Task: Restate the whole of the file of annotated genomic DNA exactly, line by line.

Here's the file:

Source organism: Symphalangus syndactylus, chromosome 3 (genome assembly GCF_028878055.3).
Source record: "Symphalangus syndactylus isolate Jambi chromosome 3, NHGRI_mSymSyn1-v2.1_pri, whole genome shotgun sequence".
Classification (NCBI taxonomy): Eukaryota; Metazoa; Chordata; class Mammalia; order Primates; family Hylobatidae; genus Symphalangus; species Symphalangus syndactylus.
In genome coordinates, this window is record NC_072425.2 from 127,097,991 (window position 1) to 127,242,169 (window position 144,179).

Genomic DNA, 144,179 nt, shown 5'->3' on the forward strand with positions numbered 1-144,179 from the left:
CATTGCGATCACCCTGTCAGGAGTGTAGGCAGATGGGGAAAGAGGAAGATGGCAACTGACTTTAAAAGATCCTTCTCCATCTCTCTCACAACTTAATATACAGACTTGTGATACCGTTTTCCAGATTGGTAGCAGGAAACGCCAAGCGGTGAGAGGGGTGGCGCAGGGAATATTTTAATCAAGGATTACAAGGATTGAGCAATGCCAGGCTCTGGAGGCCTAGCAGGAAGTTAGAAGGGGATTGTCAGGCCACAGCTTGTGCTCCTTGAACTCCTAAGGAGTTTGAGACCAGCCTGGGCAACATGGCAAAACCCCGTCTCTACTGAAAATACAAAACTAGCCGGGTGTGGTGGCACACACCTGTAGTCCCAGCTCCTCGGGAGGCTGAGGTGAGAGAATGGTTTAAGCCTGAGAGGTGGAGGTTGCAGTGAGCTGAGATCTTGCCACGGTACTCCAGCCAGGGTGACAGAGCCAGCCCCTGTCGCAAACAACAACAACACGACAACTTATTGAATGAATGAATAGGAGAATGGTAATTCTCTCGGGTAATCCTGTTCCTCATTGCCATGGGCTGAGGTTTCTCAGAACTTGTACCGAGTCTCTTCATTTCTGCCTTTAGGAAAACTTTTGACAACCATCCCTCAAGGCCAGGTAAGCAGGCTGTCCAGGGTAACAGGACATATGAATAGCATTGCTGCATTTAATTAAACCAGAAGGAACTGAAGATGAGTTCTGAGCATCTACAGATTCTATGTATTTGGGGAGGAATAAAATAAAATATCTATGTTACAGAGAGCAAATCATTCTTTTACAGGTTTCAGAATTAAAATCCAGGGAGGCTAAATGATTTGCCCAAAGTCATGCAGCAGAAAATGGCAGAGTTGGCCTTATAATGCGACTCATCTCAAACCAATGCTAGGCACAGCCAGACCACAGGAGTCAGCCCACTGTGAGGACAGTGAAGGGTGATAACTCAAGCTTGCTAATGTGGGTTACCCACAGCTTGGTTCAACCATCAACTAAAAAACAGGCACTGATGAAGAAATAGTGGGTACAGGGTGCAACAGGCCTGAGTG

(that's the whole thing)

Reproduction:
Source organism: Symphalangus syndactylus, chromosome 3 (genome assembly GCF_028878055.3).
Source record: "Symphalangus syndactylus isolate Jambi chromosome 3, NHGRI_mSymSyn1-v2.1_pri, whole genome shotgun sequence".
Classification (NCBI taxonomy): Eukaryota; Metazoa; Chordata; class Mammalia; order Primates; family Hylobatidae; genus Symphalangus; species Symphalangus syndactylus.
In genome coordinates, this window is record NC_072425.2 from 127,097,991 (window position 1) to 127,242,169 (window position 144,179).

Genomic DNA, 144,179 nt, shown 5'->3' on the forward strand with positions numbered 1-144,179 from the left:
CATTGCGATCACCCTGTCAGGAGTGTAGGCAGATGGGGAAAGAGGAAGATGGCAACTGACTTTAAAAGATCCTTCTCCATCTCTCTCACAACTTAATATACAGACTTGTGATACCGTTTTCCAGATTGGTAGCAGGAAACGCCAAGCGGTGAGAGGGGTGGCGCAGGGAATATTTTAATCAAGGATTACAAGGATTGAGCAATGCCAGGCTCTGGAGGCCTAGCAGGAAGTTAGAAGGGGATTGTCAGGCCACAGCTTGTGCTCCTTGAACTCCTAAGGAGTTTGAGACCAGCCTGGGCAACATGGCAAAACCCCGTCTCTACTGAAAATACAAAACTAGCCGGGTGTGGTGGCACACACCTGTAGTCCCAGCTCCTCGGGAGGCTGAGGTGAGAGAATGGTTTAAGCCTGAGAGGTGGAGGTTGCAGTGAGCTGAGATCTTGCCACGGTACTCCAGCCAGGGTGACAGAGCCAGCCCCTGTCGCAAACAACAACAACACGACAACTTATTGAATGAATGAATAGGAGAATGGTAATTCTCTCGGGTAATCCTGTTCCTCATTGCCATGGGCTGAGGTTTCTCAGAACTTGTACCGAGTCTCTTCATTTCTGCCTTTAGGAAAACTTTTGACAACCATCCCTCAAGGCCAGGTAAGCAGGCTGTCCAGGGTAACAGGACATATGAATAGCATTGCTGCATTTAATTAAACCAGAAGGAACTGAAGATGAGTTCTGAGCATCTACAGATTCTATGTATTTGGGGAGGAATAAAATAAAATATCTATGTTACAGAGAGCAAATCATTCTTTTACAGGTTTCAGAATTAAAATCCAGGGAGGCTAAATGATTTGCCCAAAGTCATGCAGCAGAAAATGGCAGAGTTGGCCTTATAATGCGACTCATCTCAAACCAATGCTAGGCACAGCCAGACCACAGGAGTCAGCCCACTGTGAGGACAGTGAAGGGTGATAACTCAAGCTTGCTAATGTGGGTTACCCACAGCTTGGTTCAACCATCAACTAAAAAACAGGCACTGATGAAGAAATAGTGGGTACAGGGTGCAACAGGCCTGAGTG